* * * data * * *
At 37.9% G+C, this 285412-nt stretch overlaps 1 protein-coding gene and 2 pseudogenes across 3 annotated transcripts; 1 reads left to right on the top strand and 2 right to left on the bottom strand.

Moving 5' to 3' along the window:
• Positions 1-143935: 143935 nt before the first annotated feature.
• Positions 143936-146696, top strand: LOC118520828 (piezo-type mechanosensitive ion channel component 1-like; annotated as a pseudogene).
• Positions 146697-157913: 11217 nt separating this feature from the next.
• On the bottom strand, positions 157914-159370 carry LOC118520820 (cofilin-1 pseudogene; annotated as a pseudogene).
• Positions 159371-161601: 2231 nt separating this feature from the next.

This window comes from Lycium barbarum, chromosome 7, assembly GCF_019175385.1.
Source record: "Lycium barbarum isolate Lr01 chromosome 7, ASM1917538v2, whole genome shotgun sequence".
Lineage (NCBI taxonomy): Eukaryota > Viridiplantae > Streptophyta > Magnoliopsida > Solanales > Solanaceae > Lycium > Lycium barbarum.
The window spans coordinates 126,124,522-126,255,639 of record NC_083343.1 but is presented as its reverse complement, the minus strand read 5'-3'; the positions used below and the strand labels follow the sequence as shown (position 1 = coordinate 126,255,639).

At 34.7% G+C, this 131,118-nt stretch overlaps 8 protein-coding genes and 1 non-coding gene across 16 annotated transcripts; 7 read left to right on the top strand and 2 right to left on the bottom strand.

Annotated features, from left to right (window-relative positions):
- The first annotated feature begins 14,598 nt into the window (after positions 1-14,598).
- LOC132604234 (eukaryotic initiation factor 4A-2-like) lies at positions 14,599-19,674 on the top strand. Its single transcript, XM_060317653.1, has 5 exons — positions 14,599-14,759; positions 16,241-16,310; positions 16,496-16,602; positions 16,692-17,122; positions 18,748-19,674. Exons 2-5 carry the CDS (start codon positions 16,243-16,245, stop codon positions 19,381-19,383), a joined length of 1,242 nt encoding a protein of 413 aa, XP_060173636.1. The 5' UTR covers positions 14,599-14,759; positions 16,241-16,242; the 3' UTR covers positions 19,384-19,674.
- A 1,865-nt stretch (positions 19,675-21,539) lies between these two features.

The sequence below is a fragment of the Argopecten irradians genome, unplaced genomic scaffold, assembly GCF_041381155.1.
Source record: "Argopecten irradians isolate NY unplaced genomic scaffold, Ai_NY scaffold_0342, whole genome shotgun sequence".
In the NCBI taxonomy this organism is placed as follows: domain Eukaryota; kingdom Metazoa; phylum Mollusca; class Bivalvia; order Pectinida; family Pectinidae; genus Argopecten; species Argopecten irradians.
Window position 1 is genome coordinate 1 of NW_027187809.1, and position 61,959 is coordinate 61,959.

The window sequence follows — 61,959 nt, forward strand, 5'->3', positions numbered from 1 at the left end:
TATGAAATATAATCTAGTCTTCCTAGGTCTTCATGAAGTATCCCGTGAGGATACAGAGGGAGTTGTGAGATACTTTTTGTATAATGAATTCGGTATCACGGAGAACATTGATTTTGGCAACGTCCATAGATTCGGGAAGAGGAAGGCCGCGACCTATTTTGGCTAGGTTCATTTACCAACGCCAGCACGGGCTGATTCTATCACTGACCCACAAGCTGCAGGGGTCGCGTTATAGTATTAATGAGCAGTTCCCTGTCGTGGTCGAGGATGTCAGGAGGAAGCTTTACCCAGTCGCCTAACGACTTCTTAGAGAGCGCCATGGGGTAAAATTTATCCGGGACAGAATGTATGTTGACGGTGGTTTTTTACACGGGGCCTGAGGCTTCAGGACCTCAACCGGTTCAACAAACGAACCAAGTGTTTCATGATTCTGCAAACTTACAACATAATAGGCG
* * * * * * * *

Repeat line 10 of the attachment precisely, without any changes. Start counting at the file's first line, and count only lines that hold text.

Lineage (NCBI taxonomy): Eukaryota > Viridiplantae > Streptophyta > Magnoliopsida > Solanales > Solanaceae > Lycium > Lycium barbarum.